Social science has an active role to play in driving positive consumer choices, says Philip Lowe.
Governments, including the UK’s, have signed up to the Kyoto Protocol and brought in domestic legislation with ambitious carbon reduction targets. But before we sit back and congratulate ourselves, shouldn’t we be thinking about exactly how we are to achieve real carbon reduction?
At the moment we are not only in danger of simply exporting our responsibilities by trading our emissions with less industrialised countries, but also failing to address the overall contribution that agriculture makes to climate change – at present the industry is responsible for 38 per cent of UK methane emissions – the vast majority from livestock management.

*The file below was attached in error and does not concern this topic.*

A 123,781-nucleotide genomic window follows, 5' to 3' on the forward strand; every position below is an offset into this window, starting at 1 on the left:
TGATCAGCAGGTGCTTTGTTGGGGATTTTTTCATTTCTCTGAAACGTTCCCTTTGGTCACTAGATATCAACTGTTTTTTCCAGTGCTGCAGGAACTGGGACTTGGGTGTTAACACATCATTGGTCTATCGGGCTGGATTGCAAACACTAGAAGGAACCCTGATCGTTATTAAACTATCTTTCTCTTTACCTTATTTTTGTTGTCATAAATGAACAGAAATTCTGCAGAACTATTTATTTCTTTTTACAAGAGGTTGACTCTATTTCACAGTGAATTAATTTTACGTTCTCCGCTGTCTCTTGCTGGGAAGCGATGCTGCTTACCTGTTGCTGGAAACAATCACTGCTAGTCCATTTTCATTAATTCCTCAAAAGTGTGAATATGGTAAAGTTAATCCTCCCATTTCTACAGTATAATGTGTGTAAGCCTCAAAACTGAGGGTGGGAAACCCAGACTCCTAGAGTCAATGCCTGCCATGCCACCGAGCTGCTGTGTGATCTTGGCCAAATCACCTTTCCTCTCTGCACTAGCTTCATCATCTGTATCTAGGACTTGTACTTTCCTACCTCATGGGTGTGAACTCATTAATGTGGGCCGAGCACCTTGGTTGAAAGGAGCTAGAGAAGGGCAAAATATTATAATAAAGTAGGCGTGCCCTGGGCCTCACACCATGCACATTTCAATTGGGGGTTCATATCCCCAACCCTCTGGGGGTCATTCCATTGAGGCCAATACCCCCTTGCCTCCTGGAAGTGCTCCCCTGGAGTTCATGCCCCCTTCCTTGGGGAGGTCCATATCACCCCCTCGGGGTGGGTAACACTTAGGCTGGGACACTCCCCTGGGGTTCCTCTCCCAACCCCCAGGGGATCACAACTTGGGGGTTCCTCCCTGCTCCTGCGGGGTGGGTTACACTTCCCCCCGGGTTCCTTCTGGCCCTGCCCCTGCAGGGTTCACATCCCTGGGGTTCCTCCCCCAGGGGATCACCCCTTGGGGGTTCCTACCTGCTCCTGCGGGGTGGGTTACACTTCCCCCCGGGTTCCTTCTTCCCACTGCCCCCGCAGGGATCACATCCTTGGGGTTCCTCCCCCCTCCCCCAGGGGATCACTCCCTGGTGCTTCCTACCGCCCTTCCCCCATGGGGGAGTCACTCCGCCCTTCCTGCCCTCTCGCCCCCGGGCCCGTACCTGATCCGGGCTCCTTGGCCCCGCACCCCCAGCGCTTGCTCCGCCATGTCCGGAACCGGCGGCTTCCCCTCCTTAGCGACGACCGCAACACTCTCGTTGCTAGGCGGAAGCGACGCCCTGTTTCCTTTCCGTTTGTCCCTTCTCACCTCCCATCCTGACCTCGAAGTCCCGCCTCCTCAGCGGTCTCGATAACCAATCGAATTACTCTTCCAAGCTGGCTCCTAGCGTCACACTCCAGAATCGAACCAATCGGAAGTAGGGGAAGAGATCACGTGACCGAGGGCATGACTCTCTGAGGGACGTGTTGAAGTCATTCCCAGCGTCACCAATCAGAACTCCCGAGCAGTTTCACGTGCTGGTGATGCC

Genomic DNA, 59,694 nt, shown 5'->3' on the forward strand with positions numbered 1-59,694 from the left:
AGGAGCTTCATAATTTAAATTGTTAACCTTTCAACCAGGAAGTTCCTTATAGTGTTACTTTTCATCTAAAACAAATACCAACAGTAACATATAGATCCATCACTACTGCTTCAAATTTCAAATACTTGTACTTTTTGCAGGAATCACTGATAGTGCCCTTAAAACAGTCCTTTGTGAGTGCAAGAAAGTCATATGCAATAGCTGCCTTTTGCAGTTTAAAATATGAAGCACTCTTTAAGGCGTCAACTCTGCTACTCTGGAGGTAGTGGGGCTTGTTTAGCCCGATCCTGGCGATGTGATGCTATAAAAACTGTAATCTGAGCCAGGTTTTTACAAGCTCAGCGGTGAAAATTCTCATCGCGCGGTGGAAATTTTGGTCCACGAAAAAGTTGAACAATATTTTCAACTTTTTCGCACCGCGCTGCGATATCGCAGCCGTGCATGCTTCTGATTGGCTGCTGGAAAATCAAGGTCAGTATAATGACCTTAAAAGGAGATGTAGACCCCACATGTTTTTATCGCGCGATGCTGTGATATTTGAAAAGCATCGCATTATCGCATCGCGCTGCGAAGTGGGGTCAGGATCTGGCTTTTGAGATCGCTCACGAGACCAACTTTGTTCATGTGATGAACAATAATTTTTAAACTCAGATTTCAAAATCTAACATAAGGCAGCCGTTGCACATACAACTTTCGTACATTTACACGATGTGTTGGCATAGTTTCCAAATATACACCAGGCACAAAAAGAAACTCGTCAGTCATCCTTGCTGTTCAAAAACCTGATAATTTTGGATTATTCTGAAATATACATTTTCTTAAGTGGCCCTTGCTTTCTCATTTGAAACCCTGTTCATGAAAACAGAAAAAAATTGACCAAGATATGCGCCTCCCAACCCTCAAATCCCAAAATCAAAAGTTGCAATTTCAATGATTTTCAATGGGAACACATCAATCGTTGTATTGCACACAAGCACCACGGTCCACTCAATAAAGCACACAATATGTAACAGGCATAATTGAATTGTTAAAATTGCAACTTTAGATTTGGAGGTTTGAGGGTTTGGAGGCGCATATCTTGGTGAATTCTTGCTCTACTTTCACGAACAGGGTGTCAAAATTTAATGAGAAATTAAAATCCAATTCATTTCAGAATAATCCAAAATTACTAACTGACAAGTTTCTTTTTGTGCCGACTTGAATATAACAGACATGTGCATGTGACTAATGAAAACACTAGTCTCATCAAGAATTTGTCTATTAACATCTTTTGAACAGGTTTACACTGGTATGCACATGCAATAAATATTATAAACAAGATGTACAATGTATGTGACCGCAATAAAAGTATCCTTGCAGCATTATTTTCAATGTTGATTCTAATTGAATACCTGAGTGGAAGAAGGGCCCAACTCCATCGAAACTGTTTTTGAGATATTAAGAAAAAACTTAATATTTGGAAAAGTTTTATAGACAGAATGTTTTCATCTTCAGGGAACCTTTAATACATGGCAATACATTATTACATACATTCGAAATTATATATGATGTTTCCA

Continue reading Kind words butter no parsnips
Even in the UK, where we have shown little anxiety about our access to food supplies since the days of rationing in World War 2, food security is back on the agenda.
Climate change could, it seems, be the trigger that makes us overcome our squeamishness about genetically modified crops, according to debates in the popular press. The recent Royal Society report “Reaping the benefits: science and the sustainable intensification of global agriculture”, urges universities to work with funding bodies to reverse the decline in subjects relevant to the sustainable intensification of food crop production.
But is technology really going to provide everything that we need or are we simply hoping once again for a quick fix to an extremely complex problem?